Not long ago, I was asked to give a speech to graduating honor students at Lincoln University. The administrators who invited me wanted me to talk about adult responsibilities and the pathways to success.
I began my speech by saying that success and adult responsibilities can be harmful to your health. As I spoke, I was thinking of a conversation I'd had some weeks earlier with a hundred-achieving, college-bound seniors in a very upscale suburban high school. I had asked those students why they worked so hard. Almost unanimously, they agreed that their hard was to help them get into the best possible colleges.
I asked, "Why?"
They replied, "So we can be happy".
"Let's talk about that", I said. "What does it mean to be happy?"
One kid declared, "If I have a million dollars in the bank, I'll be happy". Another announced, "If I'm number one in my chosen profession, I'll be happy".
All agreed that money, success, and achievement would make them happy. Not one of these seventeen and eighteen year old kids talked about love, children, relationships, marriage, community, or friends. Which made me wonder:When your resume is perfect, how does your soul feel?
As humans we grasp at things that make us feel secure. We go from our mother's breasts to pacifiers, from small toys to big toys, from cars to houses and vacation homes. Needing security, we grasp at sex, wealth, food, power, drugs.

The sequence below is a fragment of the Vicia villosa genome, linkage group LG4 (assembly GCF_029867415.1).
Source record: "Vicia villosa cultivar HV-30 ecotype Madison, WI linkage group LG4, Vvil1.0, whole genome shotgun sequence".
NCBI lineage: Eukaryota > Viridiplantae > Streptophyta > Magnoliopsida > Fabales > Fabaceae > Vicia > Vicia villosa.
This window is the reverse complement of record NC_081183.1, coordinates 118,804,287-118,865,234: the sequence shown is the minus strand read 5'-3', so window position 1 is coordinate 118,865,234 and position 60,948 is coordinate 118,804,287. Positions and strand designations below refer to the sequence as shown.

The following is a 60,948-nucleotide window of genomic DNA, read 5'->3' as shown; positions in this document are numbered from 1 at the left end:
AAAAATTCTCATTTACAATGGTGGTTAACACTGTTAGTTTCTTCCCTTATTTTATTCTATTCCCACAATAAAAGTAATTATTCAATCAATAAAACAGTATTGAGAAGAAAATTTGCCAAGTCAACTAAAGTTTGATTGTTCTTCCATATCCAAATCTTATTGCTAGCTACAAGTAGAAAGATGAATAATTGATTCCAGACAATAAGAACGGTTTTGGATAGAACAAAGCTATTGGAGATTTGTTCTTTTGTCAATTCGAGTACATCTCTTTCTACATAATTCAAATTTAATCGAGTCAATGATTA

What are we really hungry for? Security and happiness, yes. But the kind of security we yearn for a feeling of security that cannot be attained by acquisition. If we can buy big houses and powerful cars, we may be able to achieve the illusion of security, but it is still an illusion. If we can do well at school or work, we may get a sense of accomplishment, but there will always be something more to accomplish-happiness will always be around the next corner.
Real security only comes when we are comfortable with who we are (and the feeling is enhanced when we are in a relationship where there is mutual lobe and understanding). Real happiness is a byproduct of a life well lived.
Then I turned to the students and said, "Find someone you love, and feel that love in every pore of your body. And then the next day, love one additional person; and every day after that, increase the number of people you love."
I told them the longer the list of people they love fully, the happier they will be. That, I said is true success. That is an essential adult responsibility.
Sam, I hope you will remember what your soul needs. Not wealth, prestige, and possessions, but the adult responsibility to love someone every day a little more than you did the day before.
Ps. This is an adapted article written from a grandfather to his grandson Sam, who was diagnosed with a severe form of autism. This letter he wrote to his grandson teaching him about true happiness which I couldn't agree more with.